Study ignores possibility that drugs, chemicals affect sexes differently

Study ignores possibility that drugs, chemicals affect sexes differently

Many of the medicines we take were only ever tested on men during clinical studies. This poses a distinct danger that females are receiving suboptimal care—and that treatments specifically benefiting women are going undiscovered. [More]
Portal vein hypertension diminishes after hepatitis C recovery

Portal vein hypertension diminishes after hepatitis C recovery

This inflammatory viral infection of the liver causes inflexible scar tissue to form. This in turn impedes blood flow through the organ, with resulting hypertension in the portal vein. [More]
CT-derived SULps can improve accuracy of PET imaging in advanced cancer patients

CT-derived SULps can improve accuracy of PET imaging in advanced cancer patients

Cancer patients often experience significant fluctuations in weight and lean body mass (LBM). Neglecting to account for these changes can prevent clinicians from obtaining precise data from molecular imaging, but a new method of measuring LBM takes changes in individual body composition into account for better staging of disease and therapy monitoring, say researchers at the 2016 Annual Meeting of the Society of Nuclear Medicine and Molecular Imaging. [More]
Researchers reveal how cancer cells use energy to move and divide so quickly

Researchers reveal how cancer cells use energy to move and divide so quickly

Cancer cells and normal cells both divide and move, but with cancer cells it's like they're on steroids: everything is bigger, faster, more. [More]
Veterinarian conducts clinical trials to improve cancer treatment for animals, humans

Veterinarian conducts clinical trials to improve cancer treatment for animals, humans

Raelene Wouda's passion for improving cancer treatment starts with our four-legged friends. [More]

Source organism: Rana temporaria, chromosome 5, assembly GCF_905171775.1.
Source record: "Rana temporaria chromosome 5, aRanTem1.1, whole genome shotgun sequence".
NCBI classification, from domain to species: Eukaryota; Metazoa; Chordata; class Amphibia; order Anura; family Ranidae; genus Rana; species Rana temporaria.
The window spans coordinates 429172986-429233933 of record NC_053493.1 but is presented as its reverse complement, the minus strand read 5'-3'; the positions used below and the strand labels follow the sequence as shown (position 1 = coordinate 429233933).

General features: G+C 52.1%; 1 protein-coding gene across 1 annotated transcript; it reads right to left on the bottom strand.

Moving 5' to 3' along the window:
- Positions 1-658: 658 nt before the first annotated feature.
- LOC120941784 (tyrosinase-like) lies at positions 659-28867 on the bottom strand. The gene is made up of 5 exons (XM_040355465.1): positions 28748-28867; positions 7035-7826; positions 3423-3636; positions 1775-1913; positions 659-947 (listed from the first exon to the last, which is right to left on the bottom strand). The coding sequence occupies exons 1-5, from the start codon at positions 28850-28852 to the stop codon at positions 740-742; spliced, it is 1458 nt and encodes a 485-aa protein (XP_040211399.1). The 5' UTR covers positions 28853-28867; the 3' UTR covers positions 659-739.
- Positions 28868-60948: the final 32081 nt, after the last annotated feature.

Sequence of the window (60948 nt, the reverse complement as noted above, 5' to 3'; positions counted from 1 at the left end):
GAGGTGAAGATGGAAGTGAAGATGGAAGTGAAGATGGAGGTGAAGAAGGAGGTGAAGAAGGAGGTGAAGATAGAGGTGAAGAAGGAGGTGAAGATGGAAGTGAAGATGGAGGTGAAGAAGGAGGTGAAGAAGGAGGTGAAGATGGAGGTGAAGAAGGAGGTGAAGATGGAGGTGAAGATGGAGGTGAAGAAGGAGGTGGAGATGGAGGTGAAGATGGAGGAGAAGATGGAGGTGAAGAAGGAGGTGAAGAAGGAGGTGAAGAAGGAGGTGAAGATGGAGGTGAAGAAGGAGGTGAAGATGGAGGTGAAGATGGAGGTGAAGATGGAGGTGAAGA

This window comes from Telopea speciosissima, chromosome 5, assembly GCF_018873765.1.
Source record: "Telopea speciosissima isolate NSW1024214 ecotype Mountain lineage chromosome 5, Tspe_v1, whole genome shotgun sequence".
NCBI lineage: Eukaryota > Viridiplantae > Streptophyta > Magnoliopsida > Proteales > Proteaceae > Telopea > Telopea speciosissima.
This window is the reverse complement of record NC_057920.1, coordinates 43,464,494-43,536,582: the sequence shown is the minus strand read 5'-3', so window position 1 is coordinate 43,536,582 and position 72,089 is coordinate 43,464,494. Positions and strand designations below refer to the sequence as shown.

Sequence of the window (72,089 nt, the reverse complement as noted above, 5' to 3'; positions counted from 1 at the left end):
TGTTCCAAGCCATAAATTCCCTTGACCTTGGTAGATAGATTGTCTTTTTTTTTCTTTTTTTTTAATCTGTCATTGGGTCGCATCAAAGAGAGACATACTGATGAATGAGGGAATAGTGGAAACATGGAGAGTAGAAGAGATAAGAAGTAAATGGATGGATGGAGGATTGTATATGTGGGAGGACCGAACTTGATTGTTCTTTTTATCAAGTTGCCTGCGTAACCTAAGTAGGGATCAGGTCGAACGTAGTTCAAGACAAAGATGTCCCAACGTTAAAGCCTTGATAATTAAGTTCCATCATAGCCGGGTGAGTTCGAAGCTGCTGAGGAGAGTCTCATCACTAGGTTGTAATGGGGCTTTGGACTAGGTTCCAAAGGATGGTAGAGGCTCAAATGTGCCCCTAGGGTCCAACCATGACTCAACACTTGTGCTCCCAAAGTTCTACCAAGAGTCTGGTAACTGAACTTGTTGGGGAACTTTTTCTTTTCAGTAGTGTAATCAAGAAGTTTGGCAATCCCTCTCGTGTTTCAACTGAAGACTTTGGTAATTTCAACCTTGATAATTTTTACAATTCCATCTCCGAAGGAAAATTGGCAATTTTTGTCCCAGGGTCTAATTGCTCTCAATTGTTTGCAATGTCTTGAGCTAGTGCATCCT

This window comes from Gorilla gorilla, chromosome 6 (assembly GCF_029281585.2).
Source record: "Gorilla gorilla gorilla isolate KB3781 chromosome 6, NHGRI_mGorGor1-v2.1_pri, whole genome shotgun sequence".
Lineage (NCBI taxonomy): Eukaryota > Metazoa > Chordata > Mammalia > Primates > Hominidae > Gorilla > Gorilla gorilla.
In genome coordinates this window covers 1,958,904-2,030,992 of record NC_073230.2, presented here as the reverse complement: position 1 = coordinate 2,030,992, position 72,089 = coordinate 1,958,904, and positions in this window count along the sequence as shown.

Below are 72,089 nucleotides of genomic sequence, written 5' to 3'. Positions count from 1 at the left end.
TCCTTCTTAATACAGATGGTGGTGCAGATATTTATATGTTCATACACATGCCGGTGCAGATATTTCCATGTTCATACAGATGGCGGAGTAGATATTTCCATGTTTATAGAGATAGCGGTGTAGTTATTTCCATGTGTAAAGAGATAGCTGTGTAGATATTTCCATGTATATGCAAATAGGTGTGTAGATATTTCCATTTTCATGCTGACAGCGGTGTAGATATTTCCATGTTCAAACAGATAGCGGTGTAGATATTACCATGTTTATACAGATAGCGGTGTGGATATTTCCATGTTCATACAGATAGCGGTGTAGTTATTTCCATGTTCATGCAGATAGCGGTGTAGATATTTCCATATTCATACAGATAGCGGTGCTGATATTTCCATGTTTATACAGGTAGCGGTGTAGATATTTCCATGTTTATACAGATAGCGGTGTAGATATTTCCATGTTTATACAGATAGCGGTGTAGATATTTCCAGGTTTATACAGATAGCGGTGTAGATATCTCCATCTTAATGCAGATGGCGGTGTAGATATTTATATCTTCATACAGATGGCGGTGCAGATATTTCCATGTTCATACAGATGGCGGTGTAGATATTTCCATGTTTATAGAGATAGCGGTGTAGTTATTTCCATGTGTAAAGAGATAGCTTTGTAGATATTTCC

PharmaMar announces initiation of pivotal plitidepsin clinical trial in patients with T-cell lymphomas

PharmaMar announces initiation of pivotal plitidepsin clinical trial in patients with T-cell lymphomas

PharmaMar today announced the start of a multicenter, prospective, pivotal study to analyze the efficacy of the antitumoral compound of marine origin, plitidepsin in patients with relapsed and refractory angioimmunoblastic T-cell lymphoma. [More]
Four miRNAs may hold vital clue to disease progression in gliobastoma

Four miRNAs may hold vital clue to disease progression in gliobastoma

Scientists at the Helmholtz Zentrum München and the Ludwig Maximilians University of Munich have developed a new method of predicting disease progression in gliobastoma patients who have undergone standard treatment. [More]
Databases of proteins' 3-D shapes help identify more than 850 DNA mutations linked to cancer

Databases of proteins' 3-D shapes help identify more than 850 DNA mutations linked to cancer

Examining databases of proteins' 3-D shapes, scientists at Washington University School of Medicine in St. Louis have identified more than 850 DNA mutations that appear to be linked to cancer. [More]
Adjuvant chemotherapy use benefits early-stage NSCLC patients

Adjuvant chemotherapy use benefits early-stage NSCLC patients

The use of adjuvant chemotherapy in early-stage non-small cell lung cancer (NSCLC) patients improves overall survival (OS) and 5-year OS in patients with tumor sizes ranging from 3 - 7 cm. [More]
Screening PSA levels in younger men could accurately predict future risk of prostate cancer

Screening PSA levels in younger men could accurately predict future risk of prostate cancer

Prostate cancer screening with prostate-specific antigen (PSA) has been shown to reduce death and the spread of prostate cancer to other parts of the body, but the PSA test remains highly controversial as it frequently leads to over diagnosis and over treatment of men who may not be at risk. [More]